Pay-Per-Click (PPC) ads usually run smoothly, without interruption. However, there’s always a chance that problems can wreak havoc with your campaign. Here are some critical issues that will cause your ads to stop and what to do about them.


Note: even though I have worded these examples around Google Ads (formerly AdWords), you can encounter these issues on Bing, LinkedIn and other PPC platforms because they all behave in a similar way.


ISSUE 1: Your website goes down


Everyone has probably had this happen at one time or another: your website goes offline – This can be caused by something you did (like accidentally deleting your site’s files) or by outside forces (you’re on a shared-server hosting package and something takes the server down). When this happens, your PPC providers will automatically stop showing your ads.


How To Fix: To be prepared, ensure a backup of your site exists – your Internet Service Provider (ISP) can do this, or platforms like WordPress and Squarespace have plugins that can do this as well.  


Google Ads will notify you when ads stop running, but it is best to know the status of your site at all times. You’re better off setting up a free site monitoring service like, which will alert you immediately if your site goes offline.  


Depending on the type of outage, your best bet is usually to wait for your ISP to restore your website. However, in the case of a major outage, you may need to switch to another hosting company (you could even keep an account with one  as a contingency). Your ads should resume shortly after the site is restored. As well, you can check the notification  area (bell icon in top-right corner of your Adwords dashboard) for confirmation that ads are running again. To get your ads back up as quickly as possible, you can also call the PPC platform you use and inform them that you have fixed the issue.


ISSUE 2: Your credit card is declined

There are a few issues involving your credit card will cause your ads to stop: your card’s spending limit is exceeded, expiry lapses on an old card, or your credit card provider notices suspicious transactions on the card and freezes spending on it.


How To Fix: There are a couple of preventive measures you can take regarding credit limits. One is to have a backup card on the account, in case a payment applied to your main credit card fails. Another is to set up a notification from your financial institution when your card is nearing its limit.


In the case an an expired card, you simply need to watchful – create calendar reminders to apply for a replacement card a few weeks before the current card expires.


In the event your provider freezes your card due to suspicious activity, you may have more serious problems than your ads stopping. Call your card provider immediately and find out what caused them to freeze your credit account. In the event that you cannot use the card due to fraud, try and get another card as quickly as possible (or again, have a backup card ready) so your ads (and leads) can continue uninterrupted.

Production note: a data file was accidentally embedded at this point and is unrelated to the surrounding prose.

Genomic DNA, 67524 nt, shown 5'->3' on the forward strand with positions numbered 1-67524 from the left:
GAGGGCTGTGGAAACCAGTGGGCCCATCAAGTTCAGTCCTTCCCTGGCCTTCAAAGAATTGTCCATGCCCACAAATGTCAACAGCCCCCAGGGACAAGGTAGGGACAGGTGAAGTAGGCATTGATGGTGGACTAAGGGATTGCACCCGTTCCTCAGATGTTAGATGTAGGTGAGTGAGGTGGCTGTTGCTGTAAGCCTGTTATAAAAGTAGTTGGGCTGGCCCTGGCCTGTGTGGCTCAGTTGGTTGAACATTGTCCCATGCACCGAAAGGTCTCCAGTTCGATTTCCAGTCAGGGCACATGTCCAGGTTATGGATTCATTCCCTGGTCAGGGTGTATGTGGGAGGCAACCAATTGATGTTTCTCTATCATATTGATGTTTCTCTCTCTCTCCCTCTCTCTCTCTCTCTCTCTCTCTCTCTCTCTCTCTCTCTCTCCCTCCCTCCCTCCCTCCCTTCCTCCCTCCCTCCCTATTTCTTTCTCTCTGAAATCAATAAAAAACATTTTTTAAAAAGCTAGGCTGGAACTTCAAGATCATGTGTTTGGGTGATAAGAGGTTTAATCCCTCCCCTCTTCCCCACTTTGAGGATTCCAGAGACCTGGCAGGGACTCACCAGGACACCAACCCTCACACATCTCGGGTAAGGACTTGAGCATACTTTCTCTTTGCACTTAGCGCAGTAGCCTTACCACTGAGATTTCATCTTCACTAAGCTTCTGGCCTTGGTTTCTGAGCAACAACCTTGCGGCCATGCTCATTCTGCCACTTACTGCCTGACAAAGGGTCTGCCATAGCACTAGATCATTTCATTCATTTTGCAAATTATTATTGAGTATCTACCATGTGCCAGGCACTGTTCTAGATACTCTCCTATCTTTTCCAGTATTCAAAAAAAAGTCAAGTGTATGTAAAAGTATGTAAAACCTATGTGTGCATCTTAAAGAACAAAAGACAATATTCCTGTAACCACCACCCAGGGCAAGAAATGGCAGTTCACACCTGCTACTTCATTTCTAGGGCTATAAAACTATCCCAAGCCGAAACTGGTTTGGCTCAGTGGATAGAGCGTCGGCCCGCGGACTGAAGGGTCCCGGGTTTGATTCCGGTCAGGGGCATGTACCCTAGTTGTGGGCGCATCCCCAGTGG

Accidents will still happen, so to ensure you find out about them quickly, ensure your email (and the email of anyone else associated with the credit card) is listed as a billing contact in Google Ads billing settings. When notified, log into your PPC account and look for a “Fix issue” link (that bell icon again) to correct the problem.

ISSUE 3:  A page on your site has moved


Sometimes, a page on your site moves, either as a result of a system upgrade, or perhaps due to changes you have made to it, which may cause the URL of the page to change.  When the ads associated with that page point to a non-existent URL,  visitors will see a “404 – File not found error,” where the ads should be.


How to Fix: If you intend to change the URLs your ads point to, or you’re making significant changes to your website, first pause your PPC campaign. Google Ads will not accept URLs that generate a 404 error code or a redirect code other than a 301 status (permanent redirect). Once the changes are made, check each ad to make sure it is correctly directing to the desired page. To guard against website changes that you did not intend, use a website monitoring service that emails you every time something changes. Two good free tools for this are and


ISSUE 4: Your account is banned


You find out that your account is banned due to behaviour that violates your PPC platform’s  Terms of Service. Examples that violate Google Ads Guidelines include: use of trademarked keywords; landing pages with only ads or links to other sites; having multiple accounts for the same product; misleading promotions; or submitting ads that repeatedly receive complaints. Even malware that creeps onto your site can bring the ire of the ad platform on you, as they perceive your site to be violating their policies.


How To Fix: Unfortunately, once PPC accounts are banned (even accidentally), the chances of successfully appealing the ban are quite low. The process of reinstating a banned Google Ads account can take 2-3 months on average. The best fix for this is to take the time to keep your site clean, and read the fine print, and avoid any practices that have the potential to get your campaigns banned.


While we all diligently try to avoid these issues, they still happen some of the time. If your campaign does stop, don’t panic. Instead, follow the ad platform provider’s description of what’s at fault and take the necessary steps to fix it. Beyond doing that, you can reach out to other PPC professionals and the ad platform, to see if anything else can be done.  

See our process for managing Pay-per-click (PPC) campaigns that play by the search engine’s rules and generate leads, by clicking below.